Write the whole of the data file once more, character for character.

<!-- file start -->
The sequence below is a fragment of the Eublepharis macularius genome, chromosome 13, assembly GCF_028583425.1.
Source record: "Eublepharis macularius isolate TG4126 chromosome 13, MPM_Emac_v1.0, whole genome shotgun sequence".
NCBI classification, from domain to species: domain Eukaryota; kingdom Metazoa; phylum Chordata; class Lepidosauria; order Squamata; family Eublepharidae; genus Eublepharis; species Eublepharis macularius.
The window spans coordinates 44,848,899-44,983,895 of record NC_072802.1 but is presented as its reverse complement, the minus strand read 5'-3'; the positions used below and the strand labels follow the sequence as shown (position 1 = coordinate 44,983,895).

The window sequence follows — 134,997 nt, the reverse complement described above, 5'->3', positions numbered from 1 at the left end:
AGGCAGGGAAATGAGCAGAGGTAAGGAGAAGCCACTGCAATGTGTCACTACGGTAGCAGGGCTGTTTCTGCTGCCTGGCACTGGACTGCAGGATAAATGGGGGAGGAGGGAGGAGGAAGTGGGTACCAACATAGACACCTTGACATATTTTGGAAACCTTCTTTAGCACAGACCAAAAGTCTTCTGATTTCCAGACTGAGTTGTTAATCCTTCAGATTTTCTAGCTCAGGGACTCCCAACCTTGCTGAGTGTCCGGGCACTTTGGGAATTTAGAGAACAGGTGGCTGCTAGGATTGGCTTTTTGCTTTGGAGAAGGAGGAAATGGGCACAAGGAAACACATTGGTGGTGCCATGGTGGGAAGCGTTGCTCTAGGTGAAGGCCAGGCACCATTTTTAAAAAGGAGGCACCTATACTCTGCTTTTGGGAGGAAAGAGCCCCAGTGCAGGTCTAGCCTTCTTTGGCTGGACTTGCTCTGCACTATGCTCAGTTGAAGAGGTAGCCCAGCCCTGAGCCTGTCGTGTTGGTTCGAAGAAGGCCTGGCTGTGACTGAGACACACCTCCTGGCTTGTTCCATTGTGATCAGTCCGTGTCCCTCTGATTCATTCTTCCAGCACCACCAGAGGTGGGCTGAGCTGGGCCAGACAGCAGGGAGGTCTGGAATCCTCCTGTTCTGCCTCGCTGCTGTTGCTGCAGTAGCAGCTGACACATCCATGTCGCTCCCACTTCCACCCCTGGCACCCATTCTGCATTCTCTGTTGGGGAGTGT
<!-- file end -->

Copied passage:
The sequence below is a fragment of the Eublepharis macularius genome, chromosome 13, assembly GCF_028583425.1.
Source record: "Eublepharis macularius isolate TG4126 chromosome 13, MPM_Emac_v1.0, whole genome shotgun sequence".
NCBI classification, from domain to species: domain Eukaryota; kingdom Metazoa; phylum Chordata; class Lepidosauria; order Squamata; family Eublepharidae; genus Eublepharis; species Eublepharis macularius.
The window spans coordinates 44,848,899-44,983,895 of record NC_072802.1 but is presented as its reverse complement, the minus strand read 5'-3'; the positions used below and the strand labels follow the sequence as shown (position 1 = coordinate 44,983,895).

The window sequence follows — 134,997 nt, the reverse complement described above, 5'->3', positions numbered from 1 at the left end:
AGGCAGGGAAATGAGCAGAGGTAAGGAGAAGCCACTGCAATGTGTCACTACGGTAGCAGGGCTGTTTCTGCTGCCTGGCACTGGACTGCAGGATAAATGGGGGAGGAGGGAGGAGGAAGTGGGTACCAACATAGACACCTTGACATATTTTGGAAACCTTCTTTAGCACAGACCAAAAGTCTTCTGATTTCCAGACTGAGTTGTTAATCCTTCAGATTTTCTAGCTCAGGGACTCCCAACCTTGCTGAGTGTCCGGGCACTTTGGGAATTTAGAGAACAGGTGGCTGCTAGGATTGGCTTTTTGCTTTGGAGAAGGAGGAAATGGGCACAAGGAAACACATTGGTGGTGCCATGGTGGGAAGCGTTGCTCTAGGTGAAGGCCAGGCACCATTTTTAAAAAGGAGGCACCTATACTCTGCTTTTGGGAGGAAAGAGCCCCAGTGCAGGTCTAGCCTTCTTTGGCTGGACTTGCTCTGCACTATGCTCAGTTGAAGAGGTAGCCCAGCCCTGAGCCTGTCGTGTTGGTTCGAAGAAGGCCTGGCTGTGACTGAGACACACCTCCTGGCTTGTTCCATTGTGATCAGTCCGTGTCCCTCTGATTCATTCTTCCAGCACCACCAGAGGTGGGCTGAGCTGGGCCAGACAGCAGGGAGGTCTGGAATCCTCCTGTTCTGCCTCGCTGCTGTTGCTGCAGTAGCAGCTGACACATCCATGTCGCTCCCACTTCCACCCCTGGCACCCATTCTGCATTCTCTGTTGGGGAGTGT